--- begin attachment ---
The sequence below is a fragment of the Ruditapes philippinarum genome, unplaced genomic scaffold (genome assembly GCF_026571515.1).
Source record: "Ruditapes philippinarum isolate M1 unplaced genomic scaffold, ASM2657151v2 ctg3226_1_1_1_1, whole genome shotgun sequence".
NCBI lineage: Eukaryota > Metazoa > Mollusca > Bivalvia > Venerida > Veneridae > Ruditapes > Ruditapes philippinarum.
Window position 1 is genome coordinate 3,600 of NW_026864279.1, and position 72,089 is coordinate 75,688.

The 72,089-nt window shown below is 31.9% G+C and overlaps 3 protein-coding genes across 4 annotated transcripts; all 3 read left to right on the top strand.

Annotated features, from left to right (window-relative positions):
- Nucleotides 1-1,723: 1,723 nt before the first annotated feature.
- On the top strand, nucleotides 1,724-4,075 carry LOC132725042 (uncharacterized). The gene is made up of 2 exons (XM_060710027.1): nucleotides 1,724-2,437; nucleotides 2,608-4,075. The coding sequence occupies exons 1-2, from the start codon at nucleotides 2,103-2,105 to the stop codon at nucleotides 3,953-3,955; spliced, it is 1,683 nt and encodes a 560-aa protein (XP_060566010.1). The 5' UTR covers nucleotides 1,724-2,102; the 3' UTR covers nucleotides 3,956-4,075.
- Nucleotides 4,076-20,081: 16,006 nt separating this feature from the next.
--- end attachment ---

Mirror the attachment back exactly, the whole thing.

The sequence below is a fragment of the Ruditapes philippinarum genome, unplaced genomic scaffold (genome assembly GCF_026571515.1).
Source record: "Ruditapes philippinarum isolate M1 unplaced genomic scaffold, ASM2657151v2 ctg3226_1_1_1_1, whole genome shotgun sequence".
NCBI lineage: Eukaryota > Metazoa > Mollusca > Bivalvia > Venerida > Veneridae > Ruditapes > Ruditapes philippinarum.
Window position 1 is genome coordinate 3,600 of NW_026864279.1, and position 72,089 is coordinate 75,688.

The 72,089-nt window shown below is 31.9% G+C and overlaps 3 protein-coding genes across 4 annotated transcripts; all 3 read left to right on the top strand.

Annotated features, from left to right (window-relative positions):
- Nucleotides 1-1,723: 1,723 nt before the first annotated feature.
- On the top strand, nucleotides 1,724-4,075 carry LOC132725042 (uncharacterized). The gene is made up of 2 exons (XM_060710027.1): nucleotides 1,724-2,437; nucleotides 2,608-4,075. The coding sequence occupies exons 1-2, from the start codon at nucleotides 2,103-2,105 to the stop codon at nucleotides 3,953-3,955; spliced, it is 1,683 nt and encodes a 560-aa protein (XP_060566010.1). The 5' UTR covers nucleotides 1,724-2,102; the 3' UTR covers nucleotides 3,956-4,075.
- Nucleotides 4,076-20,081: 16,006 nt separating this feature from the next.